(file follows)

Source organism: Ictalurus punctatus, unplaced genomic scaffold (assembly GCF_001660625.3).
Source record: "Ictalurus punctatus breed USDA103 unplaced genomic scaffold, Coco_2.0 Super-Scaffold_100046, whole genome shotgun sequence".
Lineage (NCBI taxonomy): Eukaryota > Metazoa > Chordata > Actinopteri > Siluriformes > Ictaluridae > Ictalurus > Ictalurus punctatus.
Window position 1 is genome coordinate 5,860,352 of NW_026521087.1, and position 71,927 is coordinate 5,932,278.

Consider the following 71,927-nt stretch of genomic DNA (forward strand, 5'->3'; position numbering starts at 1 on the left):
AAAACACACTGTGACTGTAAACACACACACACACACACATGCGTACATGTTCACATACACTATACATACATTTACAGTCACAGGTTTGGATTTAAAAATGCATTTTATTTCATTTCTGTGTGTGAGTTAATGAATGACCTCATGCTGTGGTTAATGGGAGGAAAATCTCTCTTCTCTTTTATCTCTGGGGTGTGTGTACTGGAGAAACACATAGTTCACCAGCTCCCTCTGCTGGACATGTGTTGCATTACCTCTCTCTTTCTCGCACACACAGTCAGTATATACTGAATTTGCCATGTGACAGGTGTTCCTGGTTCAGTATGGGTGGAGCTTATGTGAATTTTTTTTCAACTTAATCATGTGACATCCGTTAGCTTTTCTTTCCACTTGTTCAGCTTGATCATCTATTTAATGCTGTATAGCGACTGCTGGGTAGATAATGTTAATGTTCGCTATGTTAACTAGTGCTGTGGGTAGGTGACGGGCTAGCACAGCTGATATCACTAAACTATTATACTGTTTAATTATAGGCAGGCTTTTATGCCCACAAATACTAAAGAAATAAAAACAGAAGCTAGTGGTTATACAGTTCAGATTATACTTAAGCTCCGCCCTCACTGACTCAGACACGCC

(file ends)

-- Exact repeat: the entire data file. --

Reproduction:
Source organism: Ictalurus punctatus, unplaced genomic scaffold (assembly GCF_001660625.3).
Source record: "Ictalurus punctatus breed USDA103 unplaced genomic scaffold, Coco_2.0 Super-Scaffold_100046, whole genome shotgun sequence".
Lineage (NCBI taxonomy): Eukaryota > Metazoa > Chordata > Actinopteri > Siluriformes > Ictaluridae > Ictalurus > Ictalurus punctatus.
Window position 1 is genome coordinate 5,860,352 of NW_026521087.1, and position 71,927 is coordinate 5,932,278.

Consider the following 71,927-nt stretch of genomic DNA (forward strand, 5'->3'; position numbering starts at 1 on the left):
AAAACACACTGTGACTGTAAACACACACACACACACACATGCGTACATGTTCACATACACTATACATACATTTACAGTCACAGGTTTGGATTTAAAAATGCATTTTATTTCATTTCTGTGTGTGAGTTAATGAATGACCTCATGCTGTGGTTAATGGGAGGAAAATCTCTCTTCTCTTTTATCTCTGGGGTGTGTGTACTGGAGAAACACATAGTTCACCAGCTCCCTCTGCTGGACATGTGTTGCATTACCTCTCTCTTTCTCGCACACACAGTCAGTATATACTGAATTTGCCATGTGACAGGTGTTCCTGGTTCAGTATGGGTGGAGCTTATGTGAATTTTTTTTCAACTTAATCATGTGACATCCGTTAGCTTTTCTTTCCACTTGTTCAGCTTGATCATCTATTTAATGCTGTATAGCGACTGCTGGGTAGATAATGTTAATGTTCGCTATGTTAACTAGTGCTGTGGGTAGGTGACGGGCTAGCACAGCTGATATCACTAAACTATTATACTGTTTAATTATAGGCAGGCTTTTATGCCCACAAATACTAAAGAAATAAAAACAGAAGCTAGTGGTTATACAGTTCAGATTATACTTAAGCTCCGCCCTCACTGACTCAGACACGCC